by Raffaele Bruno, Andrea Passarella, Leandro D’Orazio and Filippo Visintainer

Map-based Advanced Driver Assistance Systems (ADAS) is one of the key applications for future “Intelligent Car” environments. Unfortunately, network capacity limitations may hinder their efficiency and large-scale adoption. The FP7 MOTO project investigates offloading on vehicle to vehicle (V2V) opportunistic networks as a suitable way to overcome such limitations, thus enabling ADAS and other data-hungry future vehicular applications.

Modern ADAS applications largely take advantage of maps with detailed information to support the users’ driving behaviour (curve speed warning, passing/overtaking assistant, eco-routing/eco-driving). These maps are more accurate than those used for simple navigation and contain very high definition details, such as enhanced geometry, road curvature, height, slope, speed limits, lane information, etc. Since real-time updates are required, car manufacturers support the storage of these maps in central servers, where they are updated periodically, and can be downloaded in real time through mobile communication technologies.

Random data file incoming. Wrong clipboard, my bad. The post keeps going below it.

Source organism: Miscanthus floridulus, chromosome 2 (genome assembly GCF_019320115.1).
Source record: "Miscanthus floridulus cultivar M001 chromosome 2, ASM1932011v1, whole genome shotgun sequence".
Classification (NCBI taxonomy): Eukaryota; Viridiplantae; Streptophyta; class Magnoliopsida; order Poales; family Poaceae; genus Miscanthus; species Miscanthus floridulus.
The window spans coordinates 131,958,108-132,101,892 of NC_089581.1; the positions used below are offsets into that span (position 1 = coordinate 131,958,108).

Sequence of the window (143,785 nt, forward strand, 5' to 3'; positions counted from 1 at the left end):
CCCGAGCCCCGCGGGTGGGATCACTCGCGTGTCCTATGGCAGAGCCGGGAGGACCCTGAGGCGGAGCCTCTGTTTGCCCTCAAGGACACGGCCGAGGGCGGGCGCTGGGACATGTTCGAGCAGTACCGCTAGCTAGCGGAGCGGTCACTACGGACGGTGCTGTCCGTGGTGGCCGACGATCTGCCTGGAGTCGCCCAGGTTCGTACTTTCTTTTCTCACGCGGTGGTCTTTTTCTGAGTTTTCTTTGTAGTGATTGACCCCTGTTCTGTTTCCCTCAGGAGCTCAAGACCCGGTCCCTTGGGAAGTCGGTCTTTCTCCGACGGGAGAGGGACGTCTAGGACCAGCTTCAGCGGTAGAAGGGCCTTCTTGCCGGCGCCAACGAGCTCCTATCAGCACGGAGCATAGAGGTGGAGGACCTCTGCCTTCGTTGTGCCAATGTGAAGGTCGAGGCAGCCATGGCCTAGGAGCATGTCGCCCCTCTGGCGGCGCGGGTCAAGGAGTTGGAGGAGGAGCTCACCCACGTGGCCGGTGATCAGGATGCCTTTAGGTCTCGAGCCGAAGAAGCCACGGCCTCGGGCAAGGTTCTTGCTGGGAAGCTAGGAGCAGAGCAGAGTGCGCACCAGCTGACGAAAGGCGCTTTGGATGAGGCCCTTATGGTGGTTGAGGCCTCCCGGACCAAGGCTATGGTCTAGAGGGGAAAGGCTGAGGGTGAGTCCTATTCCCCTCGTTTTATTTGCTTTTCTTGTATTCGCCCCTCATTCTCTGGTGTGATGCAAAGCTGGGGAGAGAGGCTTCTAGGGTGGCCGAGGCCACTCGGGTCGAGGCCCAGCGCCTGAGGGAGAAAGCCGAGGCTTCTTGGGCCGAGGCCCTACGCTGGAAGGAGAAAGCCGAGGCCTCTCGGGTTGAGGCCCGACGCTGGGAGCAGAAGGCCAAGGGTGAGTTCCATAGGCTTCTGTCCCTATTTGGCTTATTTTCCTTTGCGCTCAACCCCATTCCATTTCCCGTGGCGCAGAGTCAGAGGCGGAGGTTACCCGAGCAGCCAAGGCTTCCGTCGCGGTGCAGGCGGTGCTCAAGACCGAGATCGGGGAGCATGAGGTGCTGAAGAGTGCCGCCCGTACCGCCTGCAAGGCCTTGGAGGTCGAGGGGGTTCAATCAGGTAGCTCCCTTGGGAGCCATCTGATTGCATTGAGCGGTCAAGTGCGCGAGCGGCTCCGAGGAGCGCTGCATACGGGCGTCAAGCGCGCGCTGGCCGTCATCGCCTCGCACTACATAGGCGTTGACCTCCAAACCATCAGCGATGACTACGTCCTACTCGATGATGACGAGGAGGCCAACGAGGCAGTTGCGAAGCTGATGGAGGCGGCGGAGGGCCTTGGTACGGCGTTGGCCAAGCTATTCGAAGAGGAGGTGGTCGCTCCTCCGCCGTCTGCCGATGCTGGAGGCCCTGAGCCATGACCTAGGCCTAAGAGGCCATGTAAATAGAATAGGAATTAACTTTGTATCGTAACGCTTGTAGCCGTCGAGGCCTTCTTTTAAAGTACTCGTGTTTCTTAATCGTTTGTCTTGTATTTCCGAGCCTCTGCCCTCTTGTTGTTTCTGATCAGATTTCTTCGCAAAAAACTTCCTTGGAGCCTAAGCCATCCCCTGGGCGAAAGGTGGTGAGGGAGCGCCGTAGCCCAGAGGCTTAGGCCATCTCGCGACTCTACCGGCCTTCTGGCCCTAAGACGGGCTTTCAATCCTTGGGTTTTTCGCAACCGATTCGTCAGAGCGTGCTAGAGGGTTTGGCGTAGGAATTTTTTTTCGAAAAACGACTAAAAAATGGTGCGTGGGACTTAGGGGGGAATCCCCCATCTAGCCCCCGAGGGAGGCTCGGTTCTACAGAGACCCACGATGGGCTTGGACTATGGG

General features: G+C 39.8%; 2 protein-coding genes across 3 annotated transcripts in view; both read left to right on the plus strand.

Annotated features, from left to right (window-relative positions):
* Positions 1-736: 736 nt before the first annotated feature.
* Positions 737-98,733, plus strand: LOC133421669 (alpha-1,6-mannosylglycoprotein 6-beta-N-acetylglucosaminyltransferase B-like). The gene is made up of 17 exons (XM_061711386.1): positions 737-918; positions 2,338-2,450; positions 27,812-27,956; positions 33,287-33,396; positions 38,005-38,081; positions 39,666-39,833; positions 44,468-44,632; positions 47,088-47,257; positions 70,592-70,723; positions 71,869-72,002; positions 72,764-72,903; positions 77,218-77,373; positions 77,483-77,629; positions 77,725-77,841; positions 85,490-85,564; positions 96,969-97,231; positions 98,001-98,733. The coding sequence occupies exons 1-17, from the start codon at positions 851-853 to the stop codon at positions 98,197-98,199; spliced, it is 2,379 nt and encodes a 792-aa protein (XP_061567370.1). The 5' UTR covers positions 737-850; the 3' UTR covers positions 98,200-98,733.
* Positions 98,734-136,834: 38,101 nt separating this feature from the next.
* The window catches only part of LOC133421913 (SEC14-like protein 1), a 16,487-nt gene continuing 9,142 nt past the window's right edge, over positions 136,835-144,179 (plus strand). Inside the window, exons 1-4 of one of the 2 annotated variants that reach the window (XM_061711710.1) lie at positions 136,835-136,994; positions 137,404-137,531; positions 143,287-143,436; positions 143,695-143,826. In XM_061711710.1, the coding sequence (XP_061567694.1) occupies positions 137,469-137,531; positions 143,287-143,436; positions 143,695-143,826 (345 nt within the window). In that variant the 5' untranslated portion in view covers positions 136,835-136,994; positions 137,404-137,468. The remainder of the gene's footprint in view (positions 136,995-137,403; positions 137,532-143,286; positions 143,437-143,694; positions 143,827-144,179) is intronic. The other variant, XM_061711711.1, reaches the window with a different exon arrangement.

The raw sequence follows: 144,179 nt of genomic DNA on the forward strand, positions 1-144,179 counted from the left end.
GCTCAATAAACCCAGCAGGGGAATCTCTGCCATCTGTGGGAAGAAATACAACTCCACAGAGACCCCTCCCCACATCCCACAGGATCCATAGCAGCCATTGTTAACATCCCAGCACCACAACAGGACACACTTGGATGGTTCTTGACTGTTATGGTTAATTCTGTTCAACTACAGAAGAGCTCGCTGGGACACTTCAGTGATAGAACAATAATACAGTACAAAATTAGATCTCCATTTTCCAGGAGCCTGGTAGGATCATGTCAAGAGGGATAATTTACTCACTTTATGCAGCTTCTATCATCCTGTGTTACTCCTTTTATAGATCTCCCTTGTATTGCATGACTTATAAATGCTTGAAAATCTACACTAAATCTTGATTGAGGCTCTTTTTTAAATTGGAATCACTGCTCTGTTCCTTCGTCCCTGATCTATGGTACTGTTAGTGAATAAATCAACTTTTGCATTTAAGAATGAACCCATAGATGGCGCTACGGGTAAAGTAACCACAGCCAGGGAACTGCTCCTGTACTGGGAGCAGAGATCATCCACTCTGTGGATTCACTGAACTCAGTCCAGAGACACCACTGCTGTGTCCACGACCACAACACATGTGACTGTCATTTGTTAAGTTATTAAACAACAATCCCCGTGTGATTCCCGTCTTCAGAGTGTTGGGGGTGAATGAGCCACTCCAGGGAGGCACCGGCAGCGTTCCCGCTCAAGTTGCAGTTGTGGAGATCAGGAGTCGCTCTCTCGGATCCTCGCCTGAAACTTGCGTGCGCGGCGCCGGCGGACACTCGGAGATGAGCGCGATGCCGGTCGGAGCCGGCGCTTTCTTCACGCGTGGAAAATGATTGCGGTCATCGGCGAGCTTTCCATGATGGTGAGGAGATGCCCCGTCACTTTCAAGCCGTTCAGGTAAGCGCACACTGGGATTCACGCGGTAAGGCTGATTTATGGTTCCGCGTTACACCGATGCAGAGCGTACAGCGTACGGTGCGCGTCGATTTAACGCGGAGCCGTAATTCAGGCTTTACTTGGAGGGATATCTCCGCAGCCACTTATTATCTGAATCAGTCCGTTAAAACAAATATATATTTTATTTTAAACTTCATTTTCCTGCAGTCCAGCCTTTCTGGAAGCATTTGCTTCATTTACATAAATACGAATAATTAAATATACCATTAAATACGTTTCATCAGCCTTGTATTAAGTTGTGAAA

A drawback to this model is that during moderate to high vehicular traffic conditions, the bandwidth available to individual users may be limited, even when modern cellular technologies (ie Long-Term Evolution, LTE) are used. Despite extremely high peak rates, the net throughput available to LTE users is not expected to exceed a few Mbps [1]. In moderate to heavy vehicular traffic conditions, when ADAS network traffic is supported by only a few LTE Base Stations (eNodeBs), the ADAS applications together with other data-hungry applications served by the same eNodeBs are very likely to saturate this capacity.